Cat Fleas


January 17, 2014

One must be well studied in fleaology to develop a pest profile – a behavioral and investigative tool to assist pest management professionals (PMPs) with predicting and profiling pest characteristics. Fleaology provides the essential information to control these host-intimate, hematophagous insects.

The cat flea, Ctenocephalides felis, victimizing humans and companion animals. Primarily assaulting cats, the flea will feed on 50 species of mammals. Adults are 1.5 to 2.5mm long and compress laterally – like a tooth in a comb – to burrow into pelage. Responding to thermal and visual stimuli, female fleas have one bloodmeal about every 12 hours for survival and oviposition. The flea places its eggs, which can fall into intimate areas of the host or carpet, on the host. The larvae feed on dried blood, exuviae (cast skin) or tapeworm eggs. Pupae hide within cemented cocoons covered in debris.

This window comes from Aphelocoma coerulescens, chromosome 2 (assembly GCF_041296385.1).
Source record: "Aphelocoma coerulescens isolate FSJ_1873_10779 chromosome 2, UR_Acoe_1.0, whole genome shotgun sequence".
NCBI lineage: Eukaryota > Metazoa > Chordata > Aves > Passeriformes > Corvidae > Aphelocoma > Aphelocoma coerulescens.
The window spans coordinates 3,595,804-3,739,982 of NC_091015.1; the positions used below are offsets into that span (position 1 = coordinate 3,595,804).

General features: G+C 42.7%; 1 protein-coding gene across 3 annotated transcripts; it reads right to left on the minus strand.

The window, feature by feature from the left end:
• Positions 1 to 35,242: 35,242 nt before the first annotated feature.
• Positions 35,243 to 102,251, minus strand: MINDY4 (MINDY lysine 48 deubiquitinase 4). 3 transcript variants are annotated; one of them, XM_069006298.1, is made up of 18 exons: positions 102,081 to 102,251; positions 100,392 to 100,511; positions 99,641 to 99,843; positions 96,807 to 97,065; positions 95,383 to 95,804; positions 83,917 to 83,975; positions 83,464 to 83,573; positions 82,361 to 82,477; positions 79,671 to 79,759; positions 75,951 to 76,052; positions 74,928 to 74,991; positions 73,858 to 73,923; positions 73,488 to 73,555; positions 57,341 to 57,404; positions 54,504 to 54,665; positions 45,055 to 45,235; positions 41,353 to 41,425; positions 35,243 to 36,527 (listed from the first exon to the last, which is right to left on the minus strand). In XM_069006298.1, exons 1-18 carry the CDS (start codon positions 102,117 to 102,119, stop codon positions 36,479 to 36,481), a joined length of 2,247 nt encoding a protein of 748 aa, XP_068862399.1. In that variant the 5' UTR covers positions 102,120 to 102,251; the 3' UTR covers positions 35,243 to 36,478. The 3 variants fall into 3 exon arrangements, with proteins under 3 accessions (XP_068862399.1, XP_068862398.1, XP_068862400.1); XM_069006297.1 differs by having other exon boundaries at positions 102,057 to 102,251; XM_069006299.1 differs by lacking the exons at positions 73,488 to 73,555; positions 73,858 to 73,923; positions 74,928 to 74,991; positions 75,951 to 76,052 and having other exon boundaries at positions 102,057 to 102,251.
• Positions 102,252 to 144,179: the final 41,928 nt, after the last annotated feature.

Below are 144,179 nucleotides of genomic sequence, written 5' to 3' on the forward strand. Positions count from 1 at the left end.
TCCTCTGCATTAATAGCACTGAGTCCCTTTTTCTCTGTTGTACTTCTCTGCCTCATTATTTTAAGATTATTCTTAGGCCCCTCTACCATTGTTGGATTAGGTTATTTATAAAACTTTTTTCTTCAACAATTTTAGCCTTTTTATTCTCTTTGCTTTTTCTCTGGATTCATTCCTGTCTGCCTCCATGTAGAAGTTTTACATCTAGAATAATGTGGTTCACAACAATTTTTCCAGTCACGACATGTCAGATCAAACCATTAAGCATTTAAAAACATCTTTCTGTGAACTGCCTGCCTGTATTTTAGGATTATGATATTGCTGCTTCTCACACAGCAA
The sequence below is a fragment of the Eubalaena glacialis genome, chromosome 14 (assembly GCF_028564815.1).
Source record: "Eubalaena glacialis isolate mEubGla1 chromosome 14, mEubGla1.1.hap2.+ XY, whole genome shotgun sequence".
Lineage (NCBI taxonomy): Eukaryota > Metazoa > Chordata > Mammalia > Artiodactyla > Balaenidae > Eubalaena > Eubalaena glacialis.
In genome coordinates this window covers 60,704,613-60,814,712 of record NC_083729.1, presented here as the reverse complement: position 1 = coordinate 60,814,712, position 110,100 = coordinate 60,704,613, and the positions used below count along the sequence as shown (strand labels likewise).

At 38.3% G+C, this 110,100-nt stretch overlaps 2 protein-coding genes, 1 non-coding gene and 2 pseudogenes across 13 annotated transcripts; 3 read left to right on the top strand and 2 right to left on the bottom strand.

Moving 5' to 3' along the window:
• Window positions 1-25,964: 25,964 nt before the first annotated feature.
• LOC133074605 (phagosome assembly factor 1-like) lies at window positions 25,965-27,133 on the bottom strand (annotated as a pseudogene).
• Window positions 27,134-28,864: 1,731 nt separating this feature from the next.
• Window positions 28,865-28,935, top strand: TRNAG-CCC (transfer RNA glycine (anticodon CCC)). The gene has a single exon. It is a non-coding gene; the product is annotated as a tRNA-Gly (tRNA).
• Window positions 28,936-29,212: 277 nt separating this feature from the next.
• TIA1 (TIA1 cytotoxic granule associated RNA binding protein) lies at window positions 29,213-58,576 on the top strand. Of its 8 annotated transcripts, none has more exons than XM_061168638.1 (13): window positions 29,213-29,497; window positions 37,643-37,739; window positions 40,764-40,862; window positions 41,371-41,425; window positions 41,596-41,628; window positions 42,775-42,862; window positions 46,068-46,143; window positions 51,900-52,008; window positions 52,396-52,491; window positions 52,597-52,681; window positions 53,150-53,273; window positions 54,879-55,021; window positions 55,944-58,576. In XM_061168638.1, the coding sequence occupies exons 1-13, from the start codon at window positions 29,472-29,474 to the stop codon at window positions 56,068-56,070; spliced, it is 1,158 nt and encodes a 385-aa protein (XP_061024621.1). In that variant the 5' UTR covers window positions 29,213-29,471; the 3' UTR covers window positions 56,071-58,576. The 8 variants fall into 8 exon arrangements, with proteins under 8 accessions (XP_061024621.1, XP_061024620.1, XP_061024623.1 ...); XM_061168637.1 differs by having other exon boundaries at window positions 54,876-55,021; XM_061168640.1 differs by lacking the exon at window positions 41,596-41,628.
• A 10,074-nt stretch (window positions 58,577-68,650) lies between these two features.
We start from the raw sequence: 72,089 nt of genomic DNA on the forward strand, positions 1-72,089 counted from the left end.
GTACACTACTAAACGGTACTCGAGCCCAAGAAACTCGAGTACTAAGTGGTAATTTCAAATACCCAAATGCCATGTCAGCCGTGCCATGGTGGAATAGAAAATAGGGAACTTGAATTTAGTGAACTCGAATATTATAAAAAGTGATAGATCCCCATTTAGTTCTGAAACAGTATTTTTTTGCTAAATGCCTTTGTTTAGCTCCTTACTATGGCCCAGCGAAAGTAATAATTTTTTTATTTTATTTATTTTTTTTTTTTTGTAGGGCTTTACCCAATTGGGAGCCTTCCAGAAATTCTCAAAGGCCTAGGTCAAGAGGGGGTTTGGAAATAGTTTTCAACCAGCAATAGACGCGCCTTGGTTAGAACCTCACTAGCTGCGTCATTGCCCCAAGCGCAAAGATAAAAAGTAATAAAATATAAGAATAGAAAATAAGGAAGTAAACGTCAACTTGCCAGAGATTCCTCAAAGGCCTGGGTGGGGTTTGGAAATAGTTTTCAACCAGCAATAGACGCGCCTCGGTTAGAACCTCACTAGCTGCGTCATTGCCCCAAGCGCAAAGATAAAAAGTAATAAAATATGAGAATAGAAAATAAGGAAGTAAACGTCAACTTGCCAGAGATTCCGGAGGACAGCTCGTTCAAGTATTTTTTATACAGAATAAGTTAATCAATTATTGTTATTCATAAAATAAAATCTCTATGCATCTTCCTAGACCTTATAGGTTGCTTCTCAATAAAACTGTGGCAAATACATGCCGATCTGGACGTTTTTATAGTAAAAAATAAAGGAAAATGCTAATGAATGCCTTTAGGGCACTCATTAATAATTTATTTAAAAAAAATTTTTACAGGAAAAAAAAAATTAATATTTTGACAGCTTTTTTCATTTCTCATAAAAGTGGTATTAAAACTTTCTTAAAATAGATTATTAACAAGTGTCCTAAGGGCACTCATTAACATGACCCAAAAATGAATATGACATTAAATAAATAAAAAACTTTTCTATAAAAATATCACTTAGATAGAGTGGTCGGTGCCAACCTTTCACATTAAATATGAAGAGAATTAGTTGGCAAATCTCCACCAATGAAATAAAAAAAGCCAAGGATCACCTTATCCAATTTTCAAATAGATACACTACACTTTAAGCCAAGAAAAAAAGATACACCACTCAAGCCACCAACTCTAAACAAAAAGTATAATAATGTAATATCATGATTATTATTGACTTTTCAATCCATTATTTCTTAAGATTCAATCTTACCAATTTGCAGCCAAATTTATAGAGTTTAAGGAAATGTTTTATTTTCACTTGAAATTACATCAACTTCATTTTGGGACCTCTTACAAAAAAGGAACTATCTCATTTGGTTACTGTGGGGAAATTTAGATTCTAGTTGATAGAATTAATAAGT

Cat fleas flee with extraordinary ability. After squatting for as little as 0.1 second, the flea propels by relaxing its levator muscle, holding the femur in a vertical position and relaxing the ventral (lower front) longitudinal muscles holding catches in a cocked position. Stored energy in compressed resilin (an elastic protein) is released in 0.7 second, driving the trochanter (part of the leg) against the substrate for leverage off the substrate. Strong muscles lengthen the joint between the trochanter and femur, which extends the leg while the tarsal segment and claws press against the substrate, providing more thrust. Fleas rob their host of blood and escape quickly; but as fleaologists, PMPs control them for a healthier environment.


About the Author

MITCHELL, D.O., DVM, PsyD, BCE, is technical director of PestWest, and a frequent contributor to PMP.

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